Air Crew

English Title: Air Crew

Original Title: Ekipazh

Country of Origin: Soviet Union

Studio: Mosfilm

Director: Aleksandr Mitta

Screenplay: Iulii Dunskii, Valerii Frid, Aleksandr Mitta

Runtime: 144 minutes

Language: Russian

Starring/Cast: Leonid Filatov, Elena Koreneva, Ekaterina Vasil'eva, Georgii Zhzhenov, Aleksandra Iakoleva

Year: 1980

Volume: Russian

Synopsis:
Andrei Vasil’evich, a reserved and laconic veteran of the skies, heads the crew of an international Aeroflot aircraft. Valentin, a helicopter pilot, has tried for several years to save his failing marriage. After a difficult divorce, he joins Andrei Vasil’evich’s flight crew. Igor, a flight engineer, is a sociable and carefree ladies man who becomes enamored with Tamara, a flight attendant. The second half of the film details what begins as a routine flight. The crew is to deliver emergency supplies to an unnamed country, suffering from the aftermath of an earthquake. Upon arrival, a tremor shakes the earth, damaging the runway. Despite unstable conditions the plane, filled with children, women and injured passengers miraculously takes off. However, it is discovered that the plane was damaged on takeoff, making it unlikely that the aircraft will reach its destination. Igor and Valentin are sent to the exterior of the plane to repair a crack in the body. After extreme turbulence, the flight successfully concludes, despite the loss of the plane's tail on landing. After the flight, Andrei Vasil’evich gets used to life on the ground as he is forbidden to fly due to his health. The personal strife that Valentin and Igor experienced in the first half of the film is resolved.


Critique:
Although many films in the Soviet era were shown in two sections, Air Crew actually changes genres between Parts I and II. Alexander Mitta, previously known for low-key melodramas, possibly could not resist the slow and methodical drawing-out of the heroes’ personal lives in the first half, which is practically the length of a feature film. The result is that one feels as if two separate feature films are on display.

The first half is a quirky Soviet comedy drama, detailing the personal lives of the three main members of the crew who lead separate, although sparsely interconnected lives. Andrei Vasil’evich's health is declining and after returning from a flight, the first thing his wife does is check his blood pressure. His teenage daughter, now pregnant, causes him much grief, reminding him that soon he will stop flying and can raise a grandchild. Valentin is trying to save his marriage, but his wife is becoming more temperamental and unpredictable. She is clearly suffering from the double burden of raising the child and working, while Valentin is away flying helicopters on disaster missions. She starts suspecting him of having affairs during his extended absences and gains custody of their son after a bitter divorce battle, accusing him of being a drunk before the judge. Igor, an unabashed bachelor, seduces women with his exotic treasures, gathered in foreign lands. Citing the progressiveness of Soviet society, he does not believe in marriage. His attitude begins to change when he falls for Tamara, a stewardess. She tells him that contrary to what he believes, all women want to get married and have children, asking him why she needs the independence and modernity he seems to be championing for the opposite sex.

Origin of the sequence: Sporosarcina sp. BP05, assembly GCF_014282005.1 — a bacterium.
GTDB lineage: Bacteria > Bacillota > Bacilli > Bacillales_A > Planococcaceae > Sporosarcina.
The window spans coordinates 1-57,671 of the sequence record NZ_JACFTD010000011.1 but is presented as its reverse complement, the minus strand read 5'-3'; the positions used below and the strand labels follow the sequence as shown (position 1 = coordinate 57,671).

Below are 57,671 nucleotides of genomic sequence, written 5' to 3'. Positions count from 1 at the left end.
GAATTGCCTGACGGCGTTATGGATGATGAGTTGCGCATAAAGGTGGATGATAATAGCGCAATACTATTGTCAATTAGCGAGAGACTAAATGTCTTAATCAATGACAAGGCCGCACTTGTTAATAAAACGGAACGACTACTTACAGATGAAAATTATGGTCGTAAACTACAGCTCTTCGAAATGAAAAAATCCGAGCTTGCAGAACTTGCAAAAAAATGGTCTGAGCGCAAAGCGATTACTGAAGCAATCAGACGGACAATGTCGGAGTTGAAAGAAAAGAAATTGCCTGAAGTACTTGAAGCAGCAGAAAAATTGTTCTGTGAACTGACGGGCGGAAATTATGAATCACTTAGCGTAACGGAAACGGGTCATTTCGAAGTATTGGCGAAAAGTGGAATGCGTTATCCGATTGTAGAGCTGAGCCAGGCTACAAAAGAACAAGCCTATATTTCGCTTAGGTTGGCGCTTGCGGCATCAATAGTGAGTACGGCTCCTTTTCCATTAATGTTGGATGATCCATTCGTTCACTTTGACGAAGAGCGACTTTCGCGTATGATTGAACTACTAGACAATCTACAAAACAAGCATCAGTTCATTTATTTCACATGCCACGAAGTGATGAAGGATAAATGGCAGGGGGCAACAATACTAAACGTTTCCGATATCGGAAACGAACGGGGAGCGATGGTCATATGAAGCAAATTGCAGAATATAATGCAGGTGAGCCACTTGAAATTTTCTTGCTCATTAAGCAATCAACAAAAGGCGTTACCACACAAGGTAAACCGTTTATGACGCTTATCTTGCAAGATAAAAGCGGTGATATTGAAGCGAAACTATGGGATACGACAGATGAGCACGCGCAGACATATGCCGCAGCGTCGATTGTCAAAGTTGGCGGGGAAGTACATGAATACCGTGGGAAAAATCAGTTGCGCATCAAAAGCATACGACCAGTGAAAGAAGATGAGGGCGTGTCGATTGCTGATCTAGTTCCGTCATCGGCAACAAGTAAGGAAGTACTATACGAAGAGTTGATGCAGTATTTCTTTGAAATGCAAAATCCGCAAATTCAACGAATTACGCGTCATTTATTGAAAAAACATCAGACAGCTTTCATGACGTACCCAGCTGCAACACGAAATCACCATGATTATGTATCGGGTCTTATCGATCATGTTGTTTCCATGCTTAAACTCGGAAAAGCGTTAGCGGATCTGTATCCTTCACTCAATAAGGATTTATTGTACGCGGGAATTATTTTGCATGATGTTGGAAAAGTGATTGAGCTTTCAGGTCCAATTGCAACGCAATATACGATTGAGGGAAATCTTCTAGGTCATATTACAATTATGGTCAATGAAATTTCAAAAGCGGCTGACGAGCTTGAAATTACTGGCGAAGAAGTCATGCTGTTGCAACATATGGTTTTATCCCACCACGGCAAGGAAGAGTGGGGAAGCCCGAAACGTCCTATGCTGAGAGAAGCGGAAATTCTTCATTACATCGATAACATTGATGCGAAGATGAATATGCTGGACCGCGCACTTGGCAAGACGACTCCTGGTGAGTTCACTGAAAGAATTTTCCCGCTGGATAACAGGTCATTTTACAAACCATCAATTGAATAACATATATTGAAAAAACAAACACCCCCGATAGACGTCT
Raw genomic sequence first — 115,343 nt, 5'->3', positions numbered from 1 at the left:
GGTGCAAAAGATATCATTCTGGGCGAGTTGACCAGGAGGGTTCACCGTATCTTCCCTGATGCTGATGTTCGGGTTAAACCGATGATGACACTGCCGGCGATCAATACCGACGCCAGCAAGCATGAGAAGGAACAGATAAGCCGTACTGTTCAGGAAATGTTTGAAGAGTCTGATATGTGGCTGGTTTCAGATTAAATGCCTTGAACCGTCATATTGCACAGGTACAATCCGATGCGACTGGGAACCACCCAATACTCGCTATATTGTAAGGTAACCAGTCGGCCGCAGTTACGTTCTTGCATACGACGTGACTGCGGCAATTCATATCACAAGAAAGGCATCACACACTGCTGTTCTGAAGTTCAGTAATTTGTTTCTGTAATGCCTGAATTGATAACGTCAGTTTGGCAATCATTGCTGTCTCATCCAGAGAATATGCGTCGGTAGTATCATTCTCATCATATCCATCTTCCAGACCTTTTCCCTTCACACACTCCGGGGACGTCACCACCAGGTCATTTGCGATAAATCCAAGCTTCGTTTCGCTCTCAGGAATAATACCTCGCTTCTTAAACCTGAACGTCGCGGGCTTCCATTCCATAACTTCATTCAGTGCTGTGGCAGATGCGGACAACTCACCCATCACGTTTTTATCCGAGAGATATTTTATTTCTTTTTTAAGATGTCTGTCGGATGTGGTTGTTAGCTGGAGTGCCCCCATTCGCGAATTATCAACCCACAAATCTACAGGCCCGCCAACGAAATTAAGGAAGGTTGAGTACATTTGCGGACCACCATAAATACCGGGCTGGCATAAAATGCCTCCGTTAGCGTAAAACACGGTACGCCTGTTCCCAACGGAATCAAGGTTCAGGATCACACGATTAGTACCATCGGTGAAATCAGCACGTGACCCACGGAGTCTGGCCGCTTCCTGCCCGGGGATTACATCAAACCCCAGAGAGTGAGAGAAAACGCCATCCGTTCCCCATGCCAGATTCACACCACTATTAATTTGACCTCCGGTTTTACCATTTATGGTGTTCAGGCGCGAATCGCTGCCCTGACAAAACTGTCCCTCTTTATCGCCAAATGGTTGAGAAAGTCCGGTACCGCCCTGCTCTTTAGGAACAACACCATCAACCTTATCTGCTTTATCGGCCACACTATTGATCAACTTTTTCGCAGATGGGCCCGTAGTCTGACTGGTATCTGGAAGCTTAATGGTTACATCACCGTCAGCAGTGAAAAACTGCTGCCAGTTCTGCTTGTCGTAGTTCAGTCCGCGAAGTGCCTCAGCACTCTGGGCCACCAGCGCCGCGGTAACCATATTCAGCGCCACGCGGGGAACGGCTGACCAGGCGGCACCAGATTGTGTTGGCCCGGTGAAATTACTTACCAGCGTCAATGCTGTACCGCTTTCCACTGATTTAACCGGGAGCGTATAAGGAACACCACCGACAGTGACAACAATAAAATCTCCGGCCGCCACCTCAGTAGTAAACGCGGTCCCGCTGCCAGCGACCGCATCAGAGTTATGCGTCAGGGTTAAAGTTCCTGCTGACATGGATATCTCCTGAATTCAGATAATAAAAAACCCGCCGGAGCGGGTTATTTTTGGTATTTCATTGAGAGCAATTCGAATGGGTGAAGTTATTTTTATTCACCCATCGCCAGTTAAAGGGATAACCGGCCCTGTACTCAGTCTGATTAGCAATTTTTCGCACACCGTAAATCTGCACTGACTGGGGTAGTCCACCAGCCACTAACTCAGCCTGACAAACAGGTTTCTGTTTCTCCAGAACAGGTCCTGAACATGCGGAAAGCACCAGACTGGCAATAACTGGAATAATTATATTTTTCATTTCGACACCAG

Whereas the first half of the film offers gripping snapshots of the private lives of Soviet pilots, the second part turns the film into an action-adventure epic. Upon landing in the city of Bidri, the damage is apparent. When a tremor rocks the land soon after arrival, explosions light up the sky. The men of the crew immediately demonstrate their courage and decide to take off, despite the dangerous conditions. A woman cries for the men to do something; Andrei Vasil’evich stoically declares: ‘We cannot take off, but we cannot stay.’

Andrei Vasil’evich quickly assumes the archetype of an older action hero, showing resolve and unflinching bravery in the midst of panic. Both Igor and Valentin also demonstrate masculine courage, daring to repair external damage to the aircraft despite the obvious risks. Their daring contrasts with images of frightened female passengers, hiding in blankets underneath the shadows. Upon landing, the women aboard the plane mob the captain, lavishing him with kisses and praise. The modest Andrei Vasil’evich calls his wife. Not wanting to worry her, he explains that poor weather had caused their delay.

Andrei Vasil’evich does not pass his next health test and takes his ‘grounding’ hard. Whereas Igor and Valentin were seemingly punished in the first half of their film for their apparent selfishness, now they are rewarded for their valour. Igor and Tamara get back together; she forgives him for his infidelity, being clearly overcome with respect for his bravery and resolve. The affable Valentin also finds love and is soon free from the tyrannical memory of his first wife.

While Air Crew was perhaps the most ambitious action-adventure film shot in the Soviet Union, the special effects are by today’s standards primitive and unconvincing. Many of the action scenes rely on decelerated or sped-up motion sequences, plus countless explosions, in order to disguise the inadequacy of a Soviet studio’s technical capabilities. While the action scenes remain improbable, the sub-plot of Soviet virility is entirely convincing. All of the men suffer bruised egos and this fated flight grants them an opportunity to permanently regain any machismo lost in the first half. Viewed as a two-part or double feature, however, Air Crew is a strange marriage of genres.   

Author of this review: Joe Crescente